Rationale for HRP Directed Research: This research is directed because it contains highly constrained research, which requires focused and constrained data gathering and analysis that is more appropriately obtained through a non-competitive proposal.

Research Impact/Earth Benefits: Improved understanding of the pulmonary toxicity of mineral dusts.

Task Progress & Bibliography Information FY2013 
Task Progress: EDITOR'S NOTE (January 2014): PI retired. See PI Chiu-wing Lam's final report for "Pulmonary Toxicity Studies of Lunar Dust in Mice and Rats," which includes final information for the entire LADTAG Lunar Dust Health Standard project.

Bibliography Type: Description: (Last Updated: 01/23/2014) 

Show Cumulative Bibliography Listing
 
 None in FY 2013
Project Title:  LADTAG Lunar Dust Health Standard Reduce
Fiscal Year: FY 2012 
Division: Human Research 
Research Discipline/Element:
HRP SHFH:Space Human Factors & Habitability (archival in 2017)
Start Date: 10/02/2006  
End Date: 09/30/2013  
Task Last Updated: 08/24/2012 
Download report in PDF pdf
Principal Investigator/Affiliation:   James, John T. Ph.D. / NASA Johnson Space Center 
Address:  2101 NASA Parkway, SF-23 
 
Houston , TX 77058 
Email: john.t.james@nasa.gov, erin.s.connell@nasa.gov 
Phone: 281-483-7122  
Congressional District: 22 
Web:  
Organization Type: NASA CENTER 
Organization Name: NASA Johnson Space Center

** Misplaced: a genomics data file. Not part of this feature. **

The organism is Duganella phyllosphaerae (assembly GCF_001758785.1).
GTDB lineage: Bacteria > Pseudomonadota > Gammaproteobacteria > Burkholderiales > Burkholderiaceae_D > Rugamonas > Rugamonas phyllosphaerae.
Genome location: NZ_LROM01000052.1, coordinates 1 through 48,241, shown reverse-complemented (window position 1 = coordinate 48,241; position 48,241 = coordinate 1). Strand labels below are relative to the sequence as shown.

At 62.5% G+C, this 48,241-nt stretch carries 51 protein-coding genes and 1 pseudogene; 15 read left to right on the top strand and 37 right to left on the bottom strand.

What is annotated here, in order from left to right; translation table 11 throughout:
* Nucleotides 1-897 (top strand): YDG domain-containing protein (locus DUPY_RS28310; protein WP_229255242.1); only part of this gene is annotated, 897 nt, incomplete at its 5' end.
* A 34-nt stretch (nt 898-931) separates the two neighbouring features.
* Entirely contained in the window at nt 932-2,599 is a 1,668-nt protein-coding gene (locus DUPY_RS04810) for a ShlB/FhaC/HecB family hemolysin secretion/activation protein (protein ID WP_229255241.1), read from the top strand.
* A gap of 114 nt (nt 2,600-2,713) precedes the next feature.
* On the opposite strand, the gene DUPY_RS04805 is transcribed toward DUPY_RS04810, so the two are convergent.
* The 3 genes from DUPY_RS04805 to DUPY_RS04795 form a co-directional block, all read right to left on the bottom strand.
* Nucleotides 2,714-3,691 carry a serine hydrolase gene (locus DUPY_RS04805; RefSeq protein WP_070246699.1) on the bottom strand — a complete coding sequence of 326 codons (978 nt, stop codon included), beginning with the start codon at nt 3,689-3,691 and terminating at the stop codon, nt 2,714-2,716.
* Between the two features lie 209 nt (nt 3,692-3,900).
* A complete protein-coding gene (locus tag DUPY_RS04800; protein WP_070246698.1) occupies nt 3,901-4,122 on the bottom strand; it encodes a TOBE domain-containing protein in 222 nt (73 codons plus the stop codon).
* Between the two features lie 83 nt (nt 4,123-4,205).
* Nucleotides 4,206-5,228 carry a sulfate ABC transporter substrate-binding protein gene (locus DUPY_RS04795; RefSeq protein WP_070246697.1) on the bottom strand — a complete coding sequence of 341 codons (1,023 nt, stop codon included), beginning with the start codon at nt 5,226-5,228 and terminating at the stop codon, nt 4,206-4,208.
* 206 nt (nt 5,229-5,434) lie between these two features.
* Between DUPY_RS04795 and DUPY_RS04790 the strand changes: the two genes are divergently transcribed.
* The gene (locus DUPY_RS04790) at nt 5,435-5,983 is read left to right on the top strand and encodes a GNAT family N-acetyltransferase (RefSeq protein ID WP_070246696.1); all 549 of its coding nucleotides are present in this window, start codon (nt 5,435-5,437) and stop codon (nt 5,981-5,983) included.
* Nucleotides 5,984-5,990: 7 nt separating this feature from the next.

Joint Agency:  
Comments:  
Co-Investigator(s)
Affiliation: 
Khan-Mayberry, Noreen  NASA Johnson Space Center 
McKay, David  NASA Johnson Space Center 
Jeevarajan, Antony  NASA Johnson Space Center 
Loftus, David  NASA Ames Research Center 
Lam, Chiu-wing  Wyle Laboratories 
Key Personnel Changes / Previous PI: none
Project Information: Grant/Contract No. Directed Research 
Responsible Center: NASA JSC 
Grant Monitor: Whitmore, Mihriban  
Center Contact: 281-244-1004 
mihriban.whitmore-1@nasa.gov 
Solicitation / Funding Source: Directed Research 
Grant/Contract No.: Directed Research 
Project Type: GROUND 
Flight Program:  
TechPort: No 
No. of Post Docs:
No. of PhD Candidates:
No. of Master's Candidates:
No. of Bachelor's Candidates:
No. of PhD Degrees:
No. of Master's Degrees:
No. of Bachelor's Degrees:
Human Research Program Elements: (1) SHFH:Space Human Factors & Habitability (archival in 2017)
Human Research Program Risks: (1) Dust:Risk of Adverse Health & Performance Effects of Celestial Dust Exposure (IRP Rev F)